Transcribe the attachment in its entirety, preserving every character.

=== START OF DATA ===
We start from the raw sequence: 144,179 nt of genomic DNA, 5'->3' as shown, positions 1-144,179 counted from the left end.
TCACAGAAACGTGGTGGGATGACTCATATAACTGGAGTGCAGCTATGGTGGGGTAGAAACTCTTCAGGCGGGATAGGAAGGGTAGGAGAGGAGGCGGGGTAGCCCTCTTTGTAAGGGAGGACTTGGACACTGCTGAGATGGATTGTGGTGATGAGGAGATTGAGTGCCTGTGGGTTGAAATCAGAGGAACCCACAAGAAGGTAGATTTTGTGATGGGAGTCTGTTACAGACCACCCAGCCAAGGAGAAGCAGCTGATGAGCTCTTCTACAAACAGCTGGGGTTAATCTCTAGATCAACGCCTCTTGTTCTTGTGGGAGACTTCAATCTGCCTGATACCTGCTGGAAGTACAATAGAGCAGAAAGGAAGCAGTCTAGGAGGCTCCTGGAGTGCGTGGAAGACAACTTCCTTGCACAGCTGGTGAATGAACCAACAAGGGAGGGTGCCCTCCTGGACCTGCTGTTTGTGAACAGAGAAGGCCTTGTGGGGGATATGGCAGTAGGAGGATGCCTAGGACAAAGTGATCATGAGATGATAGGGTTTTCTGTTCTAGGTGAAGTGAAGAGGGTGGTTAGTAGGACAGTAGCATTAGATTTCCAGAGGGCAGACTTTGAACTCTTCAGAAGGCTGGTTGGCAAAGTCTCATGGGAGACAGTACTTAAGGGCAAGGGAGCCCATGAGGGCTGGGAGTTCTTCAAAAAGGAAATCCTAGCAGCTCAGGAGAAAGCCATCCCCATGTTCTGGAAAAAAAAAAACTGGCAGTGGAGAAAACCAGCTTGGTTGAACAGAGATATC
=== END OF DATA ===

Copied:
We start from the raw sequence: 144,179 nt of genomic DNA, 5'->3' as shown, positions 1-144,179 counted from the left end.
TCACAGAAACGTGGTGGGATGACTCATATAACTGGAGTGCAGCTATGGTGGGGTAGAAACTCTTCAGGCGGGATAGGAAGGGTAGGAGAGGAGGCGGGGTAGCCCTCTTTGTAAGGGAGGACTTGGACACTGCTGAGATGGATTGTGGTGATGAGGAGATTGAGTGCCTGTGGGTTGAAATCAGAGGAACCCACAAGAAGGTAGATTTTGTGATGGGAGTCTGTTACAGACCACCCAGCCAAGGAGAAGCAGCTGATGAGCTCTTCTACAAACAGCTGGGGTTAATCTCTAGATCAACGCCTCTTGTTCTTGTGGGAGACTTCAATCTGCCTGATACCTGCTGGAAGTACAATAGAGCAGAAAGGAAGCAGTCTAGGAGGCTCCTGGAGTGCGTGGAAGACAACTTCCTTGCACAGCTGGTGAATGAACCAACAAGGGAGGGTGCCCTCCTGGACCTGCTGTTTGTGAACAGAGAAGGCCTTGTGGGGGATATGGCAGTAGGAGGATGCCTAGGACAAAGTGATCATGAGATGATAGGGTTTTCTGTTCTAGGTGAAGTGAAGAGGGTGGTTAGTAGGACAGTAGCATTAGATTTCCAGAGGGCAGACTTTGAACTCTTCAGAAGGCTGGTTGGCAAAGTCTCATGGGAGACAGTACTTAAGGGCAAGGGAGCCCATGAGGGCTGGGAGTTCTTCAAAAAGGAAATCCTAGCAGCTCAGGAGAAAGCCATCCCCATGTTCTGGAAAAAAAAAAACTGGCAGTGGAGAAAACCAGCTTGGTTGAACAGAGATATC